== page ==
Refusing to be imprisoned in U.S. government concentration camps, Jimmie and Caryl Omura, along with some five thousand other Japanese Americans, “voluntarily” migrated outside of the exclusion zone to interior resettlement sites. The most popular of these was Denver, Colorado, which soon sprouted a Japantown. Their plan, which was foiled, was to continue to publish Current Life. Instead, Jimmie Omura used funds amassed as a packer and buyer in the San Francisco floral market to launch a free employment service for other Nikkei resettlers pouring into Denver. The three signs gracing the ramshackle structure in front of which Omura is standing testify to his intentions, his humanitarianism, and his patriotism. Omura Papers, Green Library, Stanford University.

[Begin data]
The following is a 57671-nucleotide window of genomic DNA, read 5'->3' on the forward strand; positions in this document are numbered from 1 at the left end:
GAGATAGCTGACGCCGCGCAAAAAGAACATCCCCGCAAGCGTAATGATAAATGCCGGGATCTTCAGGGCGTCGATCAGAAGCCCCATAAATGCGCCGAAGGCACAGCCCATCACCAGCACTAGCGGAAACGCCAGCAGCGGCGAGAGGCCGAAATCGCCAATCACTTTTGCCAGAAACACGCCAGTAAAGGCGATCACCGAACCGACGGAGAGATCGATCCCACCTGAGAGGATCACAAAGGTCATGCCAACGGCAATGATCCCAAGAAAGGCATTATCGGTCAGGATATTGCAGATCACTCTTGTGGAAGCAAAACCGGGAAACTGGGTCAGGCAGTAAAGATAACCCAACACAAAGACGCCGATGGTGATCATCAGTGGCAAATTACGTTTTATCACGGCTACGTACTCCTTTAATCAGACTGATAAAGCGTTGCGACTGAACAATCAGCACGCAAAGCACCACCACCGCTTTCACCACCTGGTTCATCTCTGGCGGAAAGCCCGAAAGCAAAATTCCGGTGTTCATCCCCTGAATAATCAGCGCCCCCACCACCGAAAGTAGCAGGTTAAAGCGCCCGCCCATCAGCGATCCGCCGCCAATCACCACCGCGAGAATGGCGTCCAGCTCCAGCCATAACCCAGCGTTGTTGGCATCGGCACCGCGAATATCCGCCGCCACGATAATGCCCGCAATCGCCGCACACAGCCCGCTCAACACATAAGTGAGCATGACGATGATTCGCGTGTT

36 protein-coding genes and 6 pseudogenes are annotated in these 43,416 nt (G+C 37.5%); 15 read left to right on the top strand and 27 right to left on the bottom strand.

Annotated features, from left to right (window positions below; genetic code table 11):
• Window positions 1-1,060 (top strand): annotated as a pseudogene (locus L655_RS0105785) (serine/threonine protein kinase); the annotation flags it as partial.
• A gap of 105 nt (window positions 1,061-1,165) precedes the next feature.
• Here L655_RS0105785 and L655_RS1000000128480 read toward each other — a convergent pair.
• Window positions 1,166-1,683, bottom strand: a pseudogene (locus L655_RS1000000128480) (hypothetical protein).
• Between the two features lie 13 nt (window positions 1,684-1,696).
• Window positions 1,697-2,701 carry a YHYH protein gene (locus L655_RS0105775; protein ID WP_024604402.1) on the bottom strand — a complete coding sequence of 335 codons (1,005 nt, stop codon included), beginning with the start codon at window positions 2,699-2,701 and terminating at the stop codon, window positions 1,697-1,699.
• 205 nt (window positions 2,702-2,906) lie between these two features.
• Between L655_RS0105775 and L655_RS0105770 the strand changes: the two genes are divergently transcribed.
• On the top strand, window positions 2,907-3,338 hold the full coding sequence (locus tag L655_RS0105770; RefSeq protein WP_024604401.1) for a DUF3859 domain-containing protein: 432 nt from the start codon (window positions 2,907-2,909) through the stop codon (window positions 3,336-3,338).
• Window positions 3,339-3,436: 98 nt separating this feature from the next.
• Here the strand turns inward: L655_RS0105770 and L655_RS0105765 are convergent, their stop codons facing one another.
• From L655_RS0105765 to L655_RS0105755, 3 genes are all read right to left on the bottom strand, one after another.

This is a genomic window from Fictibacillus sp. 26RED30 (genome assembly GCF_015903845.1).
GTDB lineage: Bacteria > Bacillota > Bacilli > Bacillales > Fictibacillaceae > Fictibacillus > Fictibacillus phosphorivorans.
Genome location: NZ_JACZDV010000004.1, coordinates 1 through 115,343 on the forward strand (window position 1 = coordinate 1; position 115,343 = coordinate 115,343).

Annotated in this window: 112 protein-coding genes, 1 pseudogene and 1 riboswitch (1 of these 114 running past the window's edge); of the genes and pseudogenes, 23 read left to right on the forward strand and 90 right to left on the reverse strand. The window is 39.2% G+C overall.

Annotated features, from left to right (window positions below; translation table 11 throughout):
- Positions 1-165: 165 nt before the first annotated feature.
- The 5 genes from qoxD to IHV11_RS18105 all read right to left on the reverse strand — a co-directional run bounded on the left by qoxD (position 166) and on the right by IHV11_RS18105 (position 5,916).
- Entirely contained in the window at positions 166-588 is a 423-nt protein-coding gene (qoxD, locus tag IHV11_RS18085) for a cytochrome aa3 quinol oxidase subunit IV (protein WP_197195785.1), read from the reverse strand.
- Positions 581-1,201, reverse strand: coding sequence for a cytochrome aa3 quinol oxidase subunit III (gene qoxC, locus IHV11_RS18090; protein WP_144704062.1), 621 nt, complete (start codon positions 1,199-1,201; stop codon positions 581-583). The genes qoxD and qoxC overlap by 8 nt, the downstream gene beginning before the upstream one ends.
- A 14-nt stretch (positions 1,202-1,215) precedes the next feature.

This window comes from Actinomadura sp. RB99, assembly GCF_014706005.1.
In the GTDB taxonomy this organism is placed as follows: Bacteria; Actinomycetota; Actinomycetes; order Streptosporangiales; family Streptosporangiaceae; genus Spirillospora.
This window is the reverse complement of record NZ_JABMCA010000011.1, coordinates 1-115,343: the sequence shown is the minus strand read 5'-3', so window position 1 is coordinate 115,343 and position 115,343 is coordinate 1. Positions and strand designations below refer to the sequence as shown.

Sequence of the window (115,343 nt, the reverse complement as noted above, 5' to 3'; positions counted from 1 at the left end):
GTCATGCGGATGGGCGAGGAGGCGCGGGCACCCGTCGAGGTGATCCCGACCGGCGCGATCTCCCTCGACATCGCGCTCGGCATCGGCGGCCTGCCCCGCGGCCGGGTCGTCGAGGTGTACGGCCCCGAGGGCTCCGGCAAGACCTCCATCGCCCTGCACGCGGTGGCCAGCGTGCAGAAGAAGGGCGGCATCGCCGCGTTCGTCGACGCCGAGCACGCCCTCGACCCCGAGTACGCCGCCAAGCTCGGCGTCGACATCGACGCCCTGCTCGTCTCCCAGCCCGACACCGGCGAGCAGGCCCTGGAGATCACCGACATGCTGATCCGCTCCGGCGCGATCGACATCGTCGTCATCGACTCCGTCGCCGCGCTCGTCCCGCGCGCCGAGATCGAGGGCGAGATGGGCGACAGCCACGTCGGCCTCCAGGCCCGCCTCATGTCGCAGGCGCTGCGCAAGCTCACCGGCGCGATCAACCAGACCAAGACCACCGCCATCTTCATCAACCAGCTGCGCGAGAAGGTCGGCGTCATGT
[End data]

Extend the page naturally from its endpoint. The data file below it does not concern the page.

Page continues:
During the war, as a "voluntary" resettler in Denver, Omura continued to blast the forced incarceration and the actions of the JACL. In 1944, in the Rocky Shimpo, he editorially supported Nisei draft resistance at the Heart Mountain camp in Wyoming. This led to him being forced out of his editorship by the U.S. government, aided by the War Relocation Authority and the JACL. It also resulted in Omura being involved in a federal conspiracy trial for undermining the selective service process, a charge for which he was exonerated. In 1947 he was squeezed out of journalism altogether by a combination of personal circumstances and JACL pressure. After that, he disappeared from history for nearly 30 years, banished from public memory at the behest of the postwar JACL leadership. When the 1980s Redress Movement began to dredge up many other dissenting Nikkei voices, including some that had also been silenced by social and political pressures, Omura once again raised his dissenting voice.